What you can say, after 20 years, is that the J12 is definitely worth looking at, in much the same way that the Philosopher’s Stone confirms that the Harry Potter series of books is worth reading. After 20 years of the J12, the watch is starting a new arc, with the watch maturing in fine form. In this brief story (10 pages is not enough to cover 20 years of watchmaking), we are looking at the entire history of the J12. The focus is on its identity as a unisex sports watch that was ahead of its time 20 years ago. It is the right sort of watch for our present era, when hygiene and the ability to wear something and feel secure are paramount.
Chanel was one of the first all-luxury labels to explore the world of watchmaking. Although primarily known as a fashion brand, it was already multi-faceted in the late 1980s when the Premiere wristwatch debuted. As a follow-up, the late Jacques Helleu wanted a sporty expression of time that was also transformative and distinctive. The former artistic director of Chanel expressed this in many interviews from the debut of the J12, which is how we know that the watch was inspired by the J-Class yachts of the America’s Cup. This type of yacht had been out of production since 1937, roughly, but there was a revival in 2001 – the J-Class Association was formed in 2000, and there are active races for this type of yacht right up to this year.
Regardless of serendipitous associations, the J12 is a Chanel design through-and-through. It was a 38mm watch in black ceramic, with a ceramic bracelet (or rubber strap) with an impressive water-resistance of 200 metres, and an automatic calibre (the reliable ETA 2892). Of course, a great watch is more than just statistics, but the J12 that arrived in 2000 was deeply intriguing, and those numbers are telling. It was very easy to go from the boardroom to the pool with the J12, and then head to a black-tie engagement. This sort of aesthetic flexibility in watchmaking remains quite rare, especially if you only count purposeful designs – there are sports watches that work as dress watches today, but these were not created to be all-purpose tickers.
From its debut onwards, the J12 was described as Chanel’s drive to create a basis for men’s watches. Later on, it was touted as one of the most compelling watch designs – for ladies. This happened when current watchmaking design head Arnaud Chastaingt created the Mademoiselle J12 and the J12 XS. Perhaps this happened even earlier, when the J12 appeared in white in 2003, or got its first jewellery editions in 2002. Reality has conspired to make the J12 a man’s watch and a ladies watch, depending on who is doing the talking, or the wearing.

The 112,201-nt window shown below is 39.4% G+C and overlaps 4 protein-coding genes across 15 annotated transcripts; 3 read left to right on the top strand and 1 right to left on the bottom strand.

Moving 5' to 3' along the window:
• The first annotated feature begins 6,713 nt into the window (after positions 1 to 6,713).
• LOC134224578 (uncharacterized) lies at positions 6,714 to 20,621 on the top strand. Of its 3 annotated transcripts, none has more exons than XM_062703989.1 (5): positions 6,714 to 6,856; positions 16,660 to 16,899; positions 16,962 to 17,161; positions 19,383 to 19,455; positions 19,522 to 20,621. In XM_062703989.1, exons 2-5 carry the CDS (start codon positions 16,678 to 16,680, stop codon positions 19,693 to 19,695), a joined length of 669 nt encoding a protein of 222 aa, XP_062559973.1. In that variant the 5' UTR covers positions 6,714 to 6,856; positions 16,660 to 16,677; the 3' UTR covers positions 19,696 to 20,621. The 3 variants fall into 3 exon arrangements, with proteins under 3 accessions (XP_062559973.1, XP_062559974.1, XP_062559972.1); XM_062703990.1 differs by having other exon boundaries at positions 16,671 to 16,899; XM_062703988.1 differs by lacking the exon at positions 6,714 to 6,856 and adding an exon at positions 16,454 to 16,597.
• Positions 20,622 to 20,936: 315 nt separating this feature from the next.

The development of the original J12 watch took seven years, which is par for the course when introducing brand new watches. Helleu said he wanted a watch that was “timeless, indestructible, in brilliant black or dazzling white,” which was how he described it in the original press materials. This meant that ceramic was the go-to material from the start, and it entailed many production challenges (as recounted in our last issue, and also in Features this issue). Fittingly, watch magazines from Revolution to QP have credited the J12 with bringing ceramics to a wider audience.
To make this watch a reality, Chanel established its know-how in horology, creating a base for itself in watchmaking hub La Chaux-de-Fonds in Switzerland. This is not to say that Chanel claimed to be a manufacture – it did not. The firm’s journey into mastery in this complex area is ongoing, which we address more completely in the contemporary section, as well as the segments on Kenissi and G&F Chatelain.
Returning to the design, Helleu also drew inspiration from automobiles and, according to EuropaStar, the all-black yacht belonging to industrialist Giovanni Agnelli. If you are curious, look for Stealth, a 93-foot high-performance yacht with a hull in carbon fibre. These days, it belongs to Lapo Elkann, Agnelli’s grandson. With this sort of inspiration, one is bound to have a great deal of testosterone in the mix – Chanel’s use of high-tech ceramic also helps in this regard. Everything from brake discs to next-generation coatings in power boats uses advanced ceramic technology.
But this is not to say the J12 was, or is, meant to be ultra-masculine. Indeed, the addition of both diamond-set versions in 2002 and J12 Jewellery in 2004 showed that Chanel was keen to keep the J12 as inclusive as possible. That the model has retained a distinctive flavour is entirely down to the genesis of the J12’s design codes. Even in something as singular as the X-Ray, it is evident. Writing in 2009 for EuropaStar, Pierre Maillard noted that the J12 was a multifaceted design, capable of taking on many guises without losing its core character. This remains true today.
Right Here Right Now
While the last 20 years have been exciting for the J12, the next 20 hold a lot of promise. It goes without saying that the world is a very different place in 2020 than it was when the J12 debuted. The world in 20 years is likely to be so different that it could be a brand new reality. Change may be the only constant, but it will still be people living through it all. Some touchstones that feel of the moment, but come from the past, will be useful anchors. Wristwatches are clearly objects of that sort, and the J12 is ready for the challenge.